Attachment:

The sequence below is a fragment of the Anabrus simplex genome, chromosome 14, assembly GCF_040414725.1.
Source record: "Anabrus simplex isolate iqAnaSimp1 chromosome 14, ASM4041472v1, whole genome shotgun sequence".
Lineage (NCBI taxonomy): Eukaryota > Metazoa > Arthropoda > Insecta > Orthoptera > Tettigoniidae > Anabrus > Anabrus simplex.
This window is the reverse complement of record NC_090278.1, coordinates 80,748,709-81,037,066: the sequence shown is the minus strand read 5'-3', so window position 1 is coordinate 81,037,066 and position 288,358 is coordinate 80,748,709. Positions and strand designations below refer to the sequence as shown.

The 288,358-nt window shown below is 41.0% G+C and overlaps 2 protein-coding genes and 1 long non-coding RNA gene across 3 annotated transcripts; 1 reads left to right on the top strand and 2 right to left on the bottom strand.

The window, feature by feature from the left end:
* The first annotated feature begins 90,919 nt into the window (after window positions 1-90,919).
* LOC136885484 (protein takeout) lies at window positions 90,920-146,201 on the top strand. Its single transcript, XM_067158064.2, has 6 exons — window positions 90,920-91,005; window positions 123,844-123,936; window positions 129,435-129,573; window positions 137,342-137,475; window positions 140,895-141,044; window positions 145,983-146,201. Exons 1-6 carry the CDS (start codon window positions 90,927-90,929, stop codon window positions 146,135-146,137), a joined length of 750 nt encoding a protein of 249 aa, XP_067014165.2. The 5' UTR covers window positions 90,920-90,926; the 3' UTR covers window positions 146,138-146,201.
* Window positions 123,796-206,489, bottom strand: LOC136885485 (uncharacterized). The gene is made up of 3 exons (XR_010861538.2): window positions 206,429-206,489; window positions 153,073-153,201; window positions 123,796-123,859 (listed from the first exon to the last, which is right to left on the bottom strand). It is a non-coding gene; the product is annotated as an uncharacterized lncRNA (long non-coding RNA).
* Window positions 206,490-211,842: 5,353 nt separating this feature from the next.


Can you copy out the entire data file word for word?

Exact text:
The sequence below is a fragment of the Anabrus simplex genome, chromosome 14, assembly GCF_040414725.1.
Source record: "Anabrus simplex isolate iqAnaSimp1 chromosome 14, ASM4041472v1, whole genome shotgun sequence".
Lineage (NCBI taxonomy): Eukaryota > Metazoa > Arthropoda > Insecta > Orthoptera > Tettigoniidae > Anabrus > Anabrus simplex.
This window is the reverse complement of record NC_090278.1, coordinates 80,748,709-81,037,066: the sequence shown is the minus strand read 5'-3', so window position 1 is coordinate 81,037,066 and position 288,358 is coordinate 80,748,709. Positions and strand designations below refer to the sequence as shown.

The 288,358-nt window shown below is 41.0% G+C and overlaps 2 protein-coding genes and 1 long non-coding RNA gene across 3 annotated transcripts; 1 reads left to right on the top strand and 2 right to left on the bottom strand.

The window, feature by feature from the left end:
* The first annotated feature begins 90,919 nt into the window (after window positions 1-90,919).
* LOC136885484 (protein takeout) lies at window positions 90,920-146,201 on the top strand. Its single transcript, XM_067158064.2, has 6 exons — window positions 90,920-91,005; window positions 123,844-123,936; window positions 129,435-129,573; window positions 137,342-137,475; window positions 140,895-141,044; window positions 145,983-146,201. Exons 1-6 carry the CDS (start codon window positions 90,927-90,929, stop codon window positions 146,135-146,137), a joined length of 750 nt encoding a protein of 249 aa, XP_067014165.2. The 5' UTR covers window positions 90,920-90,926; the 3' UTR covers window positions 146,138-146,201.
* Window positions 123,796-206,489, bottom strand: LOC136885485 (uncharacterized). The gene is made up of 3 exons (XR_010861538.2): window positions 206,429-206,489; window positions 153,073-153,201; window positions 123,796-123,859 (listed from the first exon to the last, which is right to left on the bottom strand). It is a non-coding gene; the product is annotated as an uncharacterized lncRNA (long non-coding RNA).
* Window positions 206,490-211,842: 5,353 nt separating this feature from the next.